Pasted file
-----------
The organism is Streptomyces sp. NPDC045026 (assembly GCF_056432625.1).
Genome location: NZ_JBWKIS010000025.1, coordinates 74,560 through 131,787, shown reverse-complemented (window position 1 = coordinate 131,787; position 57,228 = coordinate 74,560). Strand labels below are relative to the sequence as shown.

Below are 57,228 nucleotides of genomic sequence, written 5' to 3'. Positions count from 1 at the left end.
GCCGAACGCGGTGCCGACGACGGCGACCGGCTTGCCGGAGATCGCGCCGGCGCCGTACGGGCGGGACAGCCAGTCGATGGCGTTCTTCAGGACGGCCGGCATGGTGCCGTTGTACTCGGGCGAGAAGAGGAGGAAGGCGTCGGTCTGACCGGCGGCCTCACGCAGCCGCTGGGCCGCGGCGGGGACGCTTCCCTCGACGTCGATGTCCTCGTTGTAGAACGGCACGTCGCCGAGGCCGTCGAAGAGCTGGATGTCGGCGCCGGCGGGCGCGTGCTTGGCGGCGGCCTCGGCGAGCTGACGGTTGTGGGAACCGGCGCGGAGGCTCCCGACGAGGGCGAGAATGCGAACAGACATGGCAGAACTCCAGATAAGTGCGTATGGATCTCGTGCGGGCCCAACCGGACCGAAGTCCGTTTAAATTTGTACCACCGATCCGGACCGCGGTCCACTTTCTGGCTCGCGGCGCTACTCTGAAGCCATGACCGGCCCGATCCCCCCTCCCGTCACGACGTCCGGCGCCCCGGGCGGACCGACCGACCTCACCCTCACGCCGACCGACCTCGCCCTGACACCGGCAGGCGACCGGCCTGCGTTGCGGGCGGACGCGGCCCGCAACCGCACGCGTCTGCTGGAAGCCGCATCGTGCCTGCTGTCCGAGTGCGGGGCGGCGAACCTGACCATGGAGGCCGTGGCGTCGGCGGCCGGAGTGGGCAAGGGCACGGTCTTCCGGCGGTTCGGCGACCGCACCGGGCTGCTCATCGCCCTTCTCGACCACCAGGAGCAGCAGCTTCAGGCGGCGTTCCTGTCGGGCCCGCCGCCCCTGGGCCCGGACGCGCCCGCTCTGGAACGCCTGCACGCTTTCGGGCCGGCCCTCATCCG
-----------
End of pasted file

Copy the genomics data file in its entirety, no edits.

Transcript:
The organism is Streptomyces sp. NPDC045026 (assembly GCF_056432625.1).
Genome location: NZ_JBWKIS010000025.1, coordinates 74,560 through 131,787, shown reverse-complemented (window position 1 = coordinate 131,787; position 57,228 = coordinate 74,560). Strand labels below are relative to the sequence as shown.

Below are 57,228 nucleotides of genomic sequence, written 5' to 3'. Positions count from 1 at the left end.
GCCGAACGCGGTGCCGACGACGGCGACCGGCTTGCCGGAGATCGCGCCGGCGCCGTACGGGCGGGACAGCCAGTCGATGGCGTTCTTCAGGACGGCCGGCATGGTGCCGTTGTACTCGGGCGAGAAGAGGAGGAAGGCGTCGGTCTGACCGGCGGCCTCACGCAGCCGCTGGGCCGCGGCGGGGACGCTTCCCTCGACGTCGATGTCCTCGTTGTAGAACGGCACGTCGCCGAGGCCGTCGAAGAGCTGGATGTCGGCGCCGGCGGGCGCGTGCTTGGCGGCGGCCTCGGCGAGCTGACGGTTGTGGGAACCGGCGCGGAGGCTCCCGACGAGGGCGAGAATGCGAACAGACATGGCAGAACTCCAGATAAGTGCGTATGGATCTCGTGCGGGCCCAACCGGACCGAAGTCCGTTTAAATTTGTACCACCGATCCGGACCGCGGTCCACTTTCTGGCTCGCGGCGCTACTCTGAAGCCATGACCGGCCCGATCCCCCCTCCCGTCACGACGTCCGGCGCCCCGGGCGGACCGACCGACCTCACCCTCACGCCGACCGACCTCGCCCTGACACCGGCAGGCGACCGGCCTGCGTTGCGGGCGGACGCGGCCCGCAACCGCACGCGTCTGCTGGAAGCCGCATCGTGCCTGCTGTCCGAGTGCGGGGCGGCGAACCTGACCATGGAGGCCGTGGCGTCGGCGGCCGGAGTGGGCAAGGGCACGGTCTTCCGGCGGTTCGGCGACCGCACCGGGCTGCTCATCGCCCTTCTCGACCACCAGGAGCAGCAGCTTCAGGCGGCGTTCCTGTCGGGCCCGCCGCCCCTGGGCCCGGACGCGCCCGCTCTGGAACGCCTGCACGCTTTCGGGCCGGCCCTCATCCG